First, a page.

I think it's safe to say that most of us had pretty high hopes for last night's Gabourey Sidibe-hosted episode of Saturday Night Live. And though the show wasn't perfect, there were some pretty great moments:
After yet another forgettable political cold open featuring Fred Armisen's Barack Obama, Gabourey took the stage and performed one of the best monologues of the season, a number designed to remind the studio audience, and the folks at home, that movies aren't real, and that Gabourey Sidibe is not Precious. For some reason (I'm guessing music clearance issues), the monologue isn't online yet, but it set the tone for the rest of the show, which was relatively silly and fun, thanks to Sidibe's willingness to commit to even the most bizarre scenarios, such as the digital short she starred in with Andy Samberg, titled "Cherry Battle":
Sidibe was noticeably nervous at the beginning of the show, stumbling over her lines in this Suze Orman sketch, which also features a pretty great impression by Kristen Wiig:
Sidibe was also nervous in this sketch, where she played Mrs. Johnson, a "crazy lady talking nonsense." She recovered after an early stumble, however, and clearly became more comfortable as the sketch went on:
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It's gotten to the point where I really just want to skip Weekend Update, but Bill Hader's "Stefon" (yes, that's how they spell it, before you yell at me) character was a highlight, as anything Bill Hader does usually is:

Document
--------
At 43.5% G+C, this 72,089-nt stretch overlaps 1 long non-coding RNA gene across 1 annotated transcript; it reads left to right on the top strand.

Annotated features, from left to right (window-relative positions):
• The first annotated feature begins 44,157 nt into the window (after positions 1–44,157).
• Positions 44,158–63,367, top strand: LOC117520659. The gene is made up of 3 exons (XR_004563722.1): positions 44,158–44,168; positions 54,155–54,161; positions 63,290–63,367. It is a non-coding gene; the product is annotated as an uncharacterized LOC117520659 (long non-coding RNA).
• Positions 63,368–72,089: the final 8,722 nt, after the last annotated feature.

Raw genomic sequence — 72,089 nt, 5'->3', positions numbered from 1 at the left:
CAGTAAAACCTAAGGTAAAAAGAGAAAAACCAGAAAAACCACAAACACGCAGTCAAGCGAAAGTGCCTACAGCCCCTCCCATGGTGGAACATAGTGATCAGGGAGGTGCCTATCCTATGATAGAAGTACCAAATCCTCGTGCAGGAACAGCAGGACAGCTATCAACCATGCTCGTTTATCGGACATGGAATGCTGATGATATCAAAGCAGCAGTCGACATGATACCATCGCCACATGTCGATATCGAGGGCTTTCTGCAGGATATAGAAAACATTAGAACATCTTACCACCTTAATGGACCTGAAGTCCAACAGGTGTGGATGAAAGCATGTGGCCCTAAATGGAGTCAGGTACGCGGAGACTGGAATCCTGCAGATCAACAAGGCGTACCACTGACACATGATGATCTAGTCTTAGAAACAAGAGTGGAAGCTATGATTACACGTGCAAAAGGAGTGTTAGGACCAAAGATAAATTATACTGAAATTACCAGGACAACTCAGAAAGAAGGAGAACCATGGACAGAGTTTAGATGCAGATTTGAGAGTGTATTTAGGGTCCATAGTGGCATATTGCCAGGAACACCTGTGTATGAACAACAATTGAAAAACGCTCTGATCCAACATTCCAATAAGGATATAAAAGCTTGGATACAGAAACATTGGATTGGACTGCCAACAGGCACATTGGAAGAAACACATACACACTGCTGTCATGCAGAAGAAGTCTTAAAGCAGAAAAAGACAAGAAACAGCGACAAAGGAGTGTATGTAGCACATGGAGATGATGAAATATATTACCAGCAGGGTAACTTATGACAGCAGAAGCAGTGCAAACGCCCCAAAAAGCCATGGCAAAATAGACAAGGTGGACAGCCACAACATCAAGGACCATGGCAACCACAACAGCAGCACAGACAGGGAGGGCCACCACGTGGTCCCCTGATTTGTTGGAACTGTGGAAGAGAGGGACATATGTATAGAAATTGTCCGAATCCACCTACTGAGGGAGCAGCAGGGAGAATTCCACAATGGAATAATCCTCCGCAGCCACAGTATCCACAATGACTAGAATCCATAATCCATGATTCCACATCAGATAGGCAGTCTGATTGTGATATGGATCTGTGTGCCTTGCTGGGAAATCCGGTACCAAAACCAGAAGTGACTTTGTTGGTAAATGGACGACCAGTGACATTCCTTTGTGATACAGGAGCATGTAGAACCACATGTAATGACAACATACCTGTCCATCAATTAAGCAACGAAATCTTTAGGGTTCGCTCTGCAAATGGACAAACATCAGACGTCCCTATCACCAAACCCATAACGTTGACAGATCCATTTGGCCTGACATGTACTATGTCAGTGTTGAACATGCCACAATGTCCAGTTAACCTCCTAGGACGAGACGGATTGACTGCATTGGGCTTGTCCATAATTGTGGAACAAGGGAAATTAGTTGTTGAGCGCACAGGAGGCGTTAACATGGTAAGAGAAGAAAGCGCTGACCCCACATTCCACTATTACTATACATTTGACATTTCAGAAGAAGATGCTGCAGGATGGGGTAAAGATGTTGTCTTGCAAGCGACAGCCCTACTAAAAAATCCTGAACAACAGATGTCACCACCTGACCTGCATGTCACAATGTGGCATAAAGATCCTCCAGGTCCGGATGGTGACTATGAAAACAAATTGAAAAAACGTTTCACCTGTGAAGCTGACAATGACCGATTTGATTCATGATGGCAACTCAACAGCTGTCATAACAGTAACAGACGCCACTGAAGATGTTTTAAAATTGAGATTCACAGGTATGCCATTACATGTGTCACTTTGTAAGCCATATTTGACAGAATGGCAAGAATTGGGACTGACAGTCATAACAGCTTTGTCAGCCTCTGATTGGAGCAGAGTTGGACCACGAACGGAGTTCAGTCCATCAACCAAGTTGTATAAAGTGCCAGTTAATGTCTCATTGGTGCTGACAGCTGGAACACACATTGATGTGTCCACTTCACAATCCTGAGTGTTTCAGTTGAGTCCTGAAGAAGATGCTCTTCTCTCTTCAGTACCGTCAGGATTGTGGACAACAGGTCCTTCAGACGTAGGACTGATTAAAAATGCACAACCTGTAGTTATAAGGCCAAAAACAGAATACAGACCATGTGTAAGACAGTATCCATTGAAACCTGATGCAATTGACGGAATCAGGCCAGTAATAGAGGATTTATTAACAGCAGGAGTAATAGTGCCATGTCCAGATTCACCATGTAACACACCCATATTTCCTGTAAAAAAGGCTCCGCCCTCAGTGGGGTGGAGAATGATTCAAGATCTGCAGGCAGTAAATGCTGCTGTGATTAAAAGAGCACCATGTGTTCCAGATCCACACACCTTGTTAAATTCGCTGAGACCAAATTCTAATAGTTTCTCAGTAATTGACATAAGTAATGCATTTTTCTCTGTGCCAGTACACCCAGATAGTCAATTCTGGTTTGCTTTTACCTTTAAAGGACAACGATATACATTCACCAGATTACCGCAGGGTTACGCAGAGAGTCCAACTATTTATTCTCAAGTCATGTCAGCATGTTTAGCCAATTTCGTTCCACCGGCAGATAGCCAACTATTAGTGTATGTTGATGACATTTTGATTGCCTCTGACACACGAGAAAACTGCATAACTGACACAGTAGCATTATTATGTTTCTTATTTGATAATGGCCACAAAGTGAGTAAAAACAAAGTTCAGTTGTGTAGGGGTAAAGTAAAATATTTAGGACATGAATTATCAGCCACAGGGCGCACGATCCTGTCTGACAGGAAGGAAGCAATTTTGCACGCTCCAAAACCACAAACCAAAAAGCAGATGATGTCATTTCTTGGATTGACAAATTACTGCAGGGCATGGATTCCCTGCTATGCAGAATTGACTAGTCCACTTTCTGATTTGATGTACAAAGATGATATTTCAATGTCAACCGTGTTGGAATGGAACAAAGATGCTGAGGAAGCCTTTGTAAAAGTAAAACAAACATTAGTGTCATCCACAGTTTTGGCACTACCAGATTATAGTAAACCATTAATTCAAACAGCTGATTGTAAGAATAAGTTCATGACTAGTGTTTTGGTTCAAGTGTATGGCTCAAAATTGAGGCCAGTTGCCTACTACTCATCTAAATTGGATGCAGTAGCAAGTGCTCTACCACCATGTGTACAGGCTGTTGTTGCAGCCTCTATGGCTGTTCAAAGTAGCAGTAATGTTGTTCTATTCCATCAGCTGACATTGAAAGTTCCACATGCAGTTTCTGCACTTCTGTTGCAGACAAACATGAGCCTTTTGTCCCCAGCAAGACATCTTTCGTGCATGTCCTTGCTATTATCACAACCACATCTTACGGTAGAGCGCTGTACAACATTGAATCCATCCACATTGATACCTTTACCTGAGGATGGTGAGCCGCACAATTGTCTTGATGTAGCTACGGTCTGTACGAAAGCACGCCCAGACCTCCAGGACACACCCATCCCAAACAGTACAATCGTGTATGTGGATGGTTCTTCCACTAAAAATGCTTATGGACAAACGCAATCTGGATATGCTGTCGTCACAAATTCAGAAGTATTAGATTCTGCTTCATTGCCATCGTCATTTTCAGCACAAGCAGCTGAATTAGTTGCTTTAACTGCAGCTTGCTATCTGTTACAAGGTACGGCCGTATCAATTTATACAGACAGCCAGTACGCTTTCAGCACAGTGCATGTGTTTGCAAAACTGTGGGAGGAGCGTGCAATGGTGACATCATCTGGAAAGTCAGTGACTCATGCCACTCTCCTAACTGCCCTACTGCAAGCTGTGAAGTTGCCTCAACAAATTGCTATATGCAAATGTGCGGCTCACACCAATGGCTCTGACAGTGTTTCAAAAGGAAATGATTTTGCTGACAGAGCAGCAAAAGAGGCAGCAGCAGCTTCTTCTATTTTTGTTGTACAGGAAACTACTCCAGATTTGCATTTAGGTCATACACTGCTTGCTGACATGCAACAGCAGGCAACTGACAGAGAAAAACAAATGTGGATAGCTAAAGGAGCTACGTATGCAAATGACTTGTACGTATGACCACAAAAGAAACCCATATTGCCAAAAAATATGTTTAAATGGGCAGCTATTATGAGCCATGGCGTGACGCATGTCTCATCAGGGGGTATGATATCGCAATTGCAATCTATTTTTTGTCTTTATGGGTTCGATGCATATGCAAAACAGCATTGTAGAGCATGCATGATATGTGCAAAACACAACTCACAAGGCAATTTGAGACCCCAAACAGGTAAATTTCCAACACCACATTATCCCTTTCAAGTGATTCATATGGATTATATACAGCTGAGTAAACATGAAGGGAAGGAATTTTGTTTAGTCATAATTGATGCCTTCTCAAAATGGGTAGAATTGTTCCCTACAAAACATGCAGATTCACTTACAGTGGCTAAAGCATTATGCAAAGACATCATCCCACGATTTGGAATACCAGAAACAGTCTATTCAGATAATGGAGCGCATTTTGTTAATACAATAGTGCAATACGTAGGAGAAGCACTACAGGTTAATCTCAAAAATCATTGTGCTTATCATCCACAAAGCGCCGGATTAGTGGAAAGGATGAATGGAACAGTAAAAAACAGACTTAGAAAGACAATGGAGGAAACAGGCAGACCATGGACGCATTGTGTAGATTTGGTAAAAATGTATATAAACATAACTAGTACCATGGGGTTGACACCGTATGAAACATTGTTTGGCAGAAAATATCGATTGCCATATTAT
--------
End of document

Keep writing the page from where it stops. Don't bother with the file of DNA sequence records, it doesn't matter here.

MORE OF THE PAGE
And for some reason, Kenan Thompson's take on Steve Harvey's week of hosting Who Wants To Be A Millionaire? made me laugh quite a bit, as well:
Many of our commenters in the live thread absolutely hated this sketch, featuring Will Forte's creepy "Hamilton" character (as opposed to Will Forte's creepy...everyone else he plays) who was attempting to prove that he had moved past his racism due to the election of President Obama:
But my favorite sketch of the evening was probably the return of Jenny Slate's Tina Tina, who came back to sell some alarm clocks, with Gabby's help:
Overall, I thought it was a pretty solid show, in that it was definitely different than most of the shows we've seen this season: there was no overload of Kristen Wiig, only one sketch relying heavily on Fred Armisen doing a "hilarious" accent, and it didn't feel like we were being forced to watch a recurring character festival with the host being relegated to the background. It was also pretty awesome to see a few women-only sketches, and the wackiness of the show had a nice energy that kept things from ever getting too dull. It's always exciting when SNL goes in a different direction, and one hopes that they'll continue to perhaps try to step outside of the safe, familiar things in order to keep the show evolving.
The next episode is the one the entire internet has been waiting for: Betty White featuring Jay-Z. Let the Golden Girls sketch casting speculation begin!